Dr. Murad Grigoryan grew up brimming with curiosity. He always liked the natural sciences, as well as other activities as varied as beekeeping and paragliding. He always assumed that his future career would be connected to nature. “I did well at school. I wanted to become either a biology and chemistry teacher, or a doctor. If not, I’d be a stockbreeder, like my dad,” recollected the Director of Aygedzor Medical Center who’s been providing medical care to the residents of Aygedzor and Chinari villages for the past 25 years.

A native of Aygedzor, Dr. Grigoryan, 53, earned his medical degree from Yerevan State Medical University in 1993. Over the years, FAR’s Continuing Medical Education Program (CME) has played a major role in his professional development. Besides improving his overall skills set, CME training has presented him opportunities to interact and communicate with peers, attend workshops and conferences at the Republican Scientific Medical Library, and try out new equipment and treatment techniques before adopting them for his practice.

He has participated in CME three times, in 2012, 2014 and 2017. “The medical world is rapidly evolving which makes CME a necessity because this is the way you keep your finger on the pulse of medicine,” remarked the doctor. His recent two visits to Yerevan were part of FAR’s Breaking the Cycle of Poverty Program (BCPP) implemented in the Berd region of Tavush Province. Besides medicine, Dr. Grigoryan still likes beekeeping. “I have been keeping bees since fourth grade. I inherited this skill from my grand grandfather, a World War I soldier. He almost lived until he was 90 years old, and he still had the bees. He could neither see nor walk at that point so he would ask me to help him. This is how I ended up beekeeping,” he said, smiling. Back then, beekeeping was also considered a pretty prestigious business.”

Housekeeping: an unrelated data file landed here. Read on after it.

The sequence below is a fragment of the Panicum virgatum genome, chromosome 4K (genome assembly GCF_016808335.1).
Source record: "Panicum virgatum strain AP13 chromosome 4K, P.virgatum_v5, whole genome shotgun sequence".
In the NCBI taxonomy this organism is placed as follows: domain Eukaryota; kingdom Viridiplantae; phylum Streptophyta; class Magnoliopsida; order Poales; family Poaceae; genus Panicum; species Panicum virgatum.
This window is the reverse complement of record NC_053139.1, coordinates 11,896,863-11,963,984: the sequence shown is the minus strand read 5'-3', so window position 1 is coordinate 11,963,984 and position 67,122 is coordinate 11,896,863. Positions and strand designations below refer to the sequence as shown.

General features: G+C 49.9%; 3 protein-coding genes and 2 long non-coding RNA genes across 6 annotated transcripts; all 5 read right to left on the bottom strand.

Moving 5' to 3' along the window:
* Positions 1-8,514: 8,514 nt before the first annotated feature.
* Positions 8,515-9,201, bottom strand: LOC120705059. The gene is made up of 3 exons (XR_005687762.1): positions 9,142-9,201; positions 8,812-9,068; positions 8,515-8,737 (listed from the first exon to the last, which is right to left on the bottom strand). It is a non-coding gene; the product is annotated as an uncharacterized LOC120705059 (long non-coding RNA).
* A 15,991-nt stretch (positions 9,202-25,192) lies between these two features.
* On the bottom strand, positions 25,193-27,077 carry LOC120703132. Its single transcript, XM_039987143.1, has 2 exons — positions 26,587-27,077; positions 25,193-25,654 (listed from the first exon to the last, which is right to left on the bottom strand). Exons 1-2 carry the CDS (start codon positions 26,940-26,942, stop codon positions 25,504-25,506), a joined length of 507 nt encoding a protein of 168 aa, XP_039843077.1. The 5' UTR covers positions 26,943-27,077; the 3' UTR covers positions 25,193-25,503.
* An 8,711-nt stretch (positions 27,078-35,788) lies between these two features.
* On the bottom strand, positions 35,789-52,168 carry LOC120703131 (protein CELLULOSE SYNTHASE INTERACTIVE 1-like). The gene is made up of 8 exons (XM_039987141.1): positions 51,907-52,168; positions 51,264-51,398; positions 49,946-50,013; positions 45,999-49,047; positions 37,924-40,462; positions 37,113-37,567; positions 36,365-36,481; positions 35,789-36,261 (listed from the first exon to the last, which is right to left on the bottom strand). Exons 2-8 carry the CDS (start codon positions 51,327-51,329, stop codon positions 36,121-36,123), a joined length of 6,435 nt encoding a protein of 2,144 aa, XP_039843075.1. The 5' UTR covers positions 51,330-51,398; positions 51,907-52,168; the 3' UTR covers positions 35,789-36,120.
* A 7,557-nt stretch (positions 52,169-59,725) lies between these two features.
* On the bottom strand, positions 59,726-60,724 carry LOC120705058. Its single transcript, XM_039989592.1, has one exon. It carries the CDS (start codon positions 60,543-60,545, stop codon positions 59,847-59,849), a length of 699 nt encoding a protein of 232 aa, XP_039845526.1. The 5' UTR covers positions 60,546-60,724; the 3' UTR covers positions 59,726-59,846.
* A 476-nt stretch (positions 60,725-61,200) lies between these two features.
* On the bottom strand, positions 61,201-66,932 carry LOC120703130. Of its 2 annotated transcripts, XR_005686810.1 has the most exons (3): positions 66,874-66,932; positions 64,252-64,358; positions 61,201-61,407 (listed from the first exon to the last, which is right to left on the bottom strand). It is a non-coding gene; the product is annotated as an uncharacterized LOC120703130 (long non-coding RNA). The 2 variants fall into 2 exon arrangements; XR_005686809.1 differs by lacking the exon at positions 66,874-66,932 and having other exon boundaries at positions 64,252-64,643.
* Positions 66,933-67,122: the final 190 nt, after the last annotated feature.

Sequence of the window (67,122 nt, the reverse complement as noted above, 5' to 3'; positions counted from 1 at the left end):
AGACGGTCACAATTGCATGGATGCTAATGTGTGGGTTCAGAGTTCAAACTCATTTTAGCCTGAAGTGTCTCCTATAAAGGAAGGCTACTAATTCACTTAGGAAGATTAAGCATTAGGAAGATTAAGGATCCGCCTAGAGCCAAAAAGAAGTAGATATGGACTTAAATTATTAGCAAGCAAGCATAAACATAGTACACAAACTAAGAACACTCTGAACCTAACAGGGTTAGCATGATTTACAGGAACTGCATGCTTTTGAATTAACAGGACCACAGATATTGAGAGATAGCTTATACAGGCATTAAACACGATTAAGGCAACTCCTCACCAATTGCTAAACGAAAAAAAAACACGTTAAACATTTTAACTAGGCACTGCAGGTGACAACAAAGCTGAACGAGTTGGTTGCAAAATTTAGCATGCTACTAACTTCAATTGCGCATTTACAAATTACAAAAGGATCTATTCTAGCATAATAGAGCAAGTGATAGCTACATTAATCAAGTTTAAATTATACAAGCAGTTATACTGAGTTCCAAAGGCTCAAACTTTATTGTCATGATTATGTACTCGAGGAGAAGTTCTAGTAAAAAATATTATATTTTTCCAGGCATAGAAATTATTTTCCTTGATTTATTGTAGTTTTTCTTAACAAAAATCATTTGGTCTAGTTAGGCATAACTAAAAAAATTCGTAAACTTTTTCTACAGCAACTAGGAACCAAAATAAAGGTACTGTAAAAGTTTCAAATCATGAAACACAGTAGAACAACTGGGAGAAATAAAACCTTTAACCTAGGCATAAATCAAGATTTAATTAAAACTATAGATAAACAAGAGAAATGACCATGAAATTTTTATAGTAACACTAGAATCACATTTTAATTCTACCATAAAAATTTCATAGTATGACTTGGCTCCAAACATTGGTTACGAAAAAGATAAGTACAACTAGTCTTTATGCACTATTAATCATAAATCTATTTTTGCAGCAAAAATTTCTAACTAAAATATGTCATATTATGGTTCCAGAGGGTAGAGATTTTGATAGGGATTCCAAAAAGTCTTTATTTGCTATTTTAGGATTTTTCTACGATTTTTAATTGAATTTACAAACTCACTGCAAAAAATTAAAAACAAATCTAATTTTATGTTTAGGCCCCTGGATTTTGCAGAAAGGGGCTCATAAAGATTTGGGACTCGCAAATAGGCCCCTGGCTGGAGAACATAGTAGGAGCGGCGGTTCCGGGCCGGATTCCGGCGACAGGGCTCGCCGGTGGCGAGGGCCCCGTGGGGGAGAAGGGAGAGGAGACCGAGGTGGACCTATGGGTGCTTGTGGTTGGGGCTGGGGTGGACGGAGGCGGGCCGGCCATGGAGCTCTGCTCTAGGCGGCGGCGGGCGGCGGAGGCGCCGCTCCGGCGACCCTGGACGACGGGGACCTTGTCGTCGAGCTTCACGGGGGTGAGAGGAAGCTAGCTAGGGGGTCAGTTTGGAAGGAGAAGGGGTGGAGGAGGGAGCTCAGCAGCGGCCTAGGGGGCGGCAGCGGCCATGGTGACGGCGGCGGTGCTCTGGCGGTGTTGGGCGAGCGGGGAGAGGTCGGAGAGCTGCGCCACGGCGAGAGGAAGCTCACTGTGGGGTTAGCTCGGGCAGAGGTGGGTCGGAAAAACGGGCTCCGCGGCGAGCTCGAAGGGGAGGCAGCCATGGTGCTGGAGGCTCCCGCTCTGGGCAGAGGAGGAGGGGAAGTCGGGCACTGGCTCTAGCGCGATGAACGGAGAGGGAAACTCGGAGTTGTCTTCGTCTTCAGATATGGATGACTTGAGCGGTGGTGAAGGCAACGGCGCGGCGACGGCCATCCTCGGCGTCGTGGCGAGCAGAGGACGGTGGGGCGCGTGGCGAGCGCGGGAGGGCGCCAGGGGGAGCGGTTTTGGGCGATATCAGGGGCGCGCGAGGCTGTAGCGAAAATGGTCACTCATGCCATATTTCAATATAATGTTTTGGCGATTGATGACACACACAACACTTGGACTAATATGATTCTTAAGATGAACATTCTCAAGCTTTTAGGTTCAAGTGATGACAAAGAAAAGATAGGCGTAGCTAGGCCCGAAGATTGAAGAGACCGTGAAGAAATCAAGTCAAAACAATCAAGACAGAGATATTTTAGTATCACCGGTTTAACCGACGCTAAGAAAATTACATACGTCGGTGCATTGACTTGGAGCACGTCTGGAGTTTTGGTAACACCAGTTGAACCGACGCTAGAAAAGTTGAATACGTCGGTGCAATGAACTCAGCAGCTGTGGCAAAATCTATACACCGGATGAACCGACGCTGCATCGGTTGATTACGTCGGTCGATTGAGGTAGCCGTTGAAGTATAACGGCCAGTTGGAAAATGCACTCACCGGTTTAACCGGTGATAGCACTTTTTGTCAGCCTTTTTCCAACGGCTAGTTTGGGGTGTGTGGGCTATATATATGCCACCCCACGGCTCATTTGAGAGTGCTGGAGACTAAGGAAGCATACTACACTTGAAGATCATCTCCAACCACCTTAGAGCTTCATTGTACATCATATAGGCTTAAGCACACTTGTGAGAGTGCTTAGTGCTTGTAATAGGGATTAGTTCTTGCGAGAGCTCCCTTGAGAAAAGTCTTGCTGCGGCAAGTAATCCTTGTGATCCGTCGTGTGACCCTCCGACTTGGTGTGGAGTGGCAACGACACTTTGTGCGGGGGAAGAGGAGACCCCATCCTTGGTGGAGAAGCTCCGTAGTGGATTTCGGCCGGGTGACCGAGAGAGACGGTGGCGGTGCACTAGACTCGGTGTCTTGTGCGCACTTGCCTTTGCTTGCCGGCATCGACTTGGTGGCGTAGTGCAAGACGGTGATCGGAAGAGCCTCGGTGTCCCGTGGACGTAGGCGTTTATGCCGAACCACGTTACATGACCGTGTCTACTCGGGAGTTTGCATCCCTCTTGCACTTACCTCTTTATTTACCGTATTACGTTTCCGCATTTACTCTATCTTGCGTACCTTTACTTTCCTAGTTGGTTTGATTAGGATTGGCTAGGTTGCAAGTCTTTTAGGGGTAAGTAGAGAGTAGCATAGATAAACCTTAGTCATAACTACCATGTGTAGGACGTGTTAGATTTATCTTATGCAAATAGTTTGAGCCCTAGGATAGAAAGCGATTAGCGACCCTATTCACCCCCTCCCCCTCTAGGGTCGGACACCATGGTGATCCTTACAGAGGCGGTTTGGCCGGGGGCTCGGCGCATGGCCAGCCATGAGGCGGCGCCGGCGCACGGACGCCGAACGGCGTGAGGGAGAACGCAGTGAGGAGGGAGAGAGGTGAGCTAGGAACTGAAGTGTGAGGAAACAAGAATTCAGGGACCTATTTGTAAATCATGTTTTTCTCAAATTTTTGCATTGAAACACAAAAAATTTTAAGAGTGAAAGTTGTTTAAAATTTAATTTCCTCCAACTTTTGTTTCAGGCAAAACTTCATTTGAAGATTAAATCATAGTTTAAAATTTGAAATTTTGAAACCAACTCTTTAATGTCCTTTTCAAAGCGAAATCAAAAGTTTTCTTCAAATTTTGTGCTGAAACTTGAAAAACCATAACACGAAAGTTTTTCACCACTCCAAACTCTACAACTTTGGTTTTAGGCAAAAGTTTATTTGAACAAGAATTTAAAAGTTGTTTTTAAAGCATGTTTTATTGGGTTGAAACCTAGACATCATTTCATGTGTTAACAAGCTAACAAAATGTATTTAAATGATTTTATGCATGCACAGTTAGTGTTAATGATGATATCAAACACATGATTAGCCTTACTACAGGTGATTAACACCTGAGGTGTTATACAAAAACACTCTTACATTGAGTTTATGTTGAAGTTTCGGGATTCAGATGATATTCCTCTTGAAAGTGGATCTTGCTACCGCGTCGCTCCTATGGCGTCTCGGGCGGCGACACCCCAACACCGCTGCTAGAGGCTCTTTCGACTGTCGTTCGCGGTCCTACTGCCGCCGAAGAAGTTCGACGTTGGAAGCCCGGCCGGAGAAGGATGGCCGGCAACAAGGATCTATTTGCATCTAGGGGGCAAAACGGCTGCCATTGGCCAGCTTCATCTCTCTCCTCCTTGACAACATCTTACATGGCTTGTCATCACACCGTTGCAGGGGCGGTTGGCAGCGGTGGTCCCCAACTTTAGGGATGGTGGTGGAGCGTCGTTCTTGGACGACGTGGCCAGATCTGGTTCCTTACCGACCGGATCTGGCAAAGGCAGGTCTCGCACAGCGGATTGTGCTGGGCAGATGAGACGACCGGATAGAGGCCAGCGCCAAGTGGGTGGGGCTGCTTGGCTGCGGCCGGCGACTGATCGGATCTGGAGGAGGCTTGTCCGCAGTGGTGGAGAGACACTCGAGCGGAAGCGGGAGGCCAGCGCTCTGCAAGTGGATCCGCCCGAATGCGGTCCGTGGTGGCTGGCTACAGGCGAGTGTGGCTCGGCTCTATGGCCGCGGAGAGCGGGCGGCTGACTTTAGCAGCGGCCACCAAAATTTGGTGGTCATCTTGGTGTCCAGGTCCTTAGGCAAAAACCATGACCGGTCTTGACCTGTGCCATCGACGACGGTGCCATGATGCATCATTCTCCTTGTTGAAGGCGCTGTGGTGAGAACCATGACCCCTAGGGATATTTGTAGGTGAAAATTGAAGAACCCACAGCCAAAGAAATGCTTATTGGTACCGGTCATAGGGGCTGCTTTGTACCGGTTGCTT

Since he joined Aygedzor Medical Center, Dr. Grigoryan is still the only physician who can do both surgery and emergency treatment. He complains about the clinic’s infrastructure, however. Built in 1912, it has very poor conditions and limited facilities. Recently, FAR renovated and refurbished the “Mother’s Room” where doctors and other relevant specialists teach local parents about healthy nutrition, symptoms of important illnesses to be aware of, proper hygiene, etc., but there is still much more to be done. The clinic also faces another imminent problem.

“We don’t have young specialists; no graduate wants to work in this remote area and earn an average salary of about $300 a month. As a result, regional doctors are considered to be low-level specialists,” he said. It will be hard to keep the clinic staffed as its doctors retire.

However, the father of two still loves Aygedzor—from its green mountains to its rocky landscapes—and he has never wished to emigrate. His only dream now is to one day paraglide again.